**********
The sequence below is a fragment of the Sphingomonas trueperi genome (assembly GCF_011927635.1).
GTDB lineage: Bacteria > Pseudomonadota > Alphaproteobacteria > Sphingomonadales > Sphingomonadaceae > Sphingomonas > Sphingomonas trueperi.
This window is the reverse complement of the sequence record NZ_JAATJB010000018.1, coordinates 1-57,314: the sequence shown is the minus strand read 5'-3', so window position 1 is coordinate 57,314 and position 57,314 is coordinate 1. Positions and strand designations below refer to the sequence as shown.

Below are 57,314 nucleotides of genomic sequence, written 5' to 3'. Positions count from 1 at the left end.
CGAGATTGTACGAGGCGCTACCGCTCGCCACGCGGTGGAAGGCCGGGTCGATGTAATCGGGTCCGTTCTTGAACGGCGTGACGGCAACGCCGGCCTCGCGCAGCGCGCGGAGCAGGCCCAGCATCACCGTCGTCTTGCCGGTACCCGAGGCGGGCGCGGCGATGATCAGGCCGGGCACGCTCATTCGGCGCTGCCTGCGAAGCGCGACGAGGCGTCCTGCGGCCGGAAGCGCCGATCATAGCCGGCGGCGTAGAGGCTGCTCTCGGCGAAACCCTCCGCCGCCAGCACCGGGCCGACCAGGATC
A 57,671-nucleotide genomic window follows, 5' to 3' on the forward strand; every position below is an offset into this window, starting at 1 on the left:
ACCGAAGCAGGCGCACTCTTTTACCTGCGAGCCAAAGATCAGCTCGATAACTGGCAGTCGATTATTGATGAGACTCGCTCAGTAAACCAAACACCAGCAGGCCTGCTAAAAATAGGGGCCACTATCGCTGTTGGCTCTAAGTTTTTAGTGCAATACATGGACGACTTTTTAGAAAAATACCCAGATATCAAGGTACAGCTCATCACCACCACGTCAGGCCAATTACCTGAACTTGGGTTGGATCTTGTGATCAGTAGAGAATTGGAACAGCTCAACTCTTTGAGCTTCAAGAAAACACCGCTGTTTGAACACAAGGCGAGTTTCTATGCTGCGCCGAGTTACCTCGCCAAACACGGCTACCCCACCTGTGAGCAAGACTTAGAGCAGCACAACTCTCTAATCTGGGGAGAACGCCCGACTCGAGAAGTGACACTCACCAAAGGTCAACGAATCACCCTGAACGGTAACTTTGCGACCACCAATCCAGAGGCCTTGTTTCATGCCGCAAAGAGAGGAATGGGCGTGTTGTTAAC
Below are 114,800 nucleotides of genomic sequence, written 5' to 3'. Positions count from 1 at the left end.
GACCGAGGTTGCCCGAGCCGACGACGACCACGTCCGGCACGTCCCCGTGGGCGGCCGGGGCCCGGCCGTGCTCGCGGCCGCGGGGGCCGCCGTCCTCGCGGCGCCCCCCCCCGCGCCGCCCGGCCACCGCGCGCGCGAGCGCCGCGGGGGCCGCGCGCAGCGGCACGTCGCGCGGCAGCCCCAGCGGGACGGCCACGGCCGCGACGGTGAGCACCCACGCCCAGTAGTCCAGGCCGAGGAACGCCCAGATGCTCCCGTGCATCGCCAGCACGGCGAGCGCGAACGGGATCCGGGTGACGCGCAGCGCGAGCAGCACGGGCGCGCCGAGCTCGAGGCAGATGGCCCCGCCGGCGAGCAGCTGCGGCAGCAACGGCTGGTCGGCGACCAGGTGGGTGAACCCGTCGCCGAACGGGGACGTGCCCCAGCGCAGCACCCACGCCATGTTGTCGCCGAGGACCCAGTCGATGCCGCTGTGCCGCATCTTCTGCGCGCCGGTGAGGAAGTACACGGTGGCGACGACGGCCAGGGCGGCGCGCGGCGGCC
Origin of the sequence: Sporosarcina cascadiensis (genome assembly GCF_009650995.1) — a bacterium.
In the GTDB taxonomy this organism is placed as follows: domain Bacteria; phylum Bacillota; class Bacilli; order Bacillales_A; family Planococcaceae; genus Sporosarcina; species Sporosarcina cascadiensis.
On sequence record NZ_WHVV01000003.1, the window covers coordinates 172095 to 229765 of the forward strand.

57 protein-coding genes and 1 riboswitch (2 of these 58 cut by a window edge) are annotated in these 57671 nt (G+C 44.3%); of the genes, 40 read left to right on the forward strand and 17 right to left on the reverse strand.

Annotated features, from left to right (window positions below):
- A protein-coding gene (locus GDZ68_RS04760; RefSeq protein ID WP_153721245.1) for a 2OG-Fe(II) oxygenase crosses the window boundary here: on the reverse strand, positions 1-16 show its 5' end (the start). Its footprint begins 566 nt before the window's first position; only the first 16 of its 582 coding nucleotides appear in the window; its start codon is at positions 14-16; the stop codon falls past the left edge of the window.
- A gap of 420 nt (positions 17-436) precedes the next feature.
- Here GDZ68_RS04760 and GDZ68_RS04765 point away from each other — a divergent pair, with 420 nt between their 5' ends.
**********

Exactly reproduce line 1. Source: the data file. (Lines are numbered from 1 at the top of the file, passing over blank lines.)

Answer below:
The sequence below is a fragment of the Sphingomonas trueperi genome (assembly GCF_011927635.1).